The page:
- As part of the closing, ask participants what can be done to (further) improve the value of the Sprint Review based on how it went;
- Invite participants with an e-mail, newsletter or personal invitation to attend, explaining why their presence is important;
- Be open and transparent about undone work. Not all Scrum Trainers agree that sharing undone work is a good idea as it may create false expectations. But we feel that valuable insights can emerge from inspecting the work that was not completed. It may tell us something about impediments, bottlenecks or other issues. Focus on identifying these issues during the Sprint Review, but leave their resolution to the Sprint Retrospective;
In this blog post, we busted the myth that the Sprint Review is about demo-ing the Increment to stakeholders. Although a demo certainly can be part of a Sprint Review, it fails to capture what the Sprint Review is actually about: a collaboration between the Scrum Team and stakeholders to inspect the increment and progress to date and decide on the most valuable next steps.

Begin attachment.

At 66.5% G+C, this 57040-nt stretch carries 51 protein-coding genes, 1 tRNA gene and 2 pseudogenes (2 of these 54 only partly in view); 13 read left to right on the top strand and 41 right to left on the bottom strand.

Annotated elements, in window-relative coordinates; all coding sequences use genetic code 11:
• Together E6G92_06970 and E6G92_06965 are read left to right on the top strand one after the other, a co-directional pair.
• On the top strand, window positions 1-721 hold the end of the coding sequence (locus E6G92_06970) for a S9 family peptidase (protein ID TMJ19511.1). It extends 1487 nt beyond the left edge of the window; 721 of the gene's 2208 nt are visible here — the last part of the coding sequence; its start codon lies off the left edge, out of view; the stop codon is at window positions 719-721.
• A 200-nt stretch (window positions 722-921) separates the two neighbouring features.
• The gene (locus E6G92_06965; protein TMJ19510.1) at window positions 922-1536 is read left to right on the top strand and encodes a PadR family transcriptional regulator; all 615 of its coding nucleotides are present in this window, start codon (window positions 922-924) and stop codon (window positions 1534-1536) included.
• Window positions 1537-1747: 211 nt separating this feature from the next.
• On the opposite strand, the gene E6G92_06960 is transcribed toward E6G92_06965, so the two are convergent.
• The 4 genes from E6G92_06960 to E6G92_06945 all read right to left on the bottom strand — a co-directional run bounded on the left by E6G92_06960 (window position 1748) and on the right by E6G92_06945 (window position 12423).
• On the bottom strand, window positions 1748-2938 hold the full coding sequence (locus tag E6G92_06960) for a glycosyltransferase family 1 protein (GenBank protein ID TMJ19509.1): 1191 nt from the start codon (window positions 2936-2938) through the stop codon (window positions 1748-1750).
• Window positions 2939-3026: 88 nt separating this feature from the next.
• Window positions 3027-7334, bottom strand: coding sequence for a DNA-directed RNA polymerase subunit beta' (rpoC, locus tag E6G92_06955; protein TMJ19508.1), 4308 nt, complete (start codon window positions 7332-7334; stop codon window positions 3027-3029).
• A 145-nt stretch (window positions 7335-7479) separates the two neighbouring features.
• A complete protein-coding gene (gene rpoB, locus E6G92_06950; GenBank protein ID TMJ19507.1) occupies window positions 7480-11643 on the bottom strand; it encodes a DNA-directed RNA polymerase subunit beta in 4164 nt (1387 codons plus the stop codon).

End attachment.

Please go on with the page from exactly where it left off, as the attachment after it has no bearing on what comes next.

What do you think about this myth? Do you recognize the Sprint Review being only a demo? What are your lessons learned?
Want to separate Scrum from the myths? Join our Professional Scrum Master or Scrum Master Advanced courses (in Dutch or English). We guarantee a unique, eye-opening experience that is 100% free of PowerPoint, highly interactive, and serious-but-fun. Check out our public courses (Dutch) or contact us for in-house or English courses. Check out the previous episodes here (1, 2, 3, 4 , 5, 6, 7, 8, 9, 10 and 11).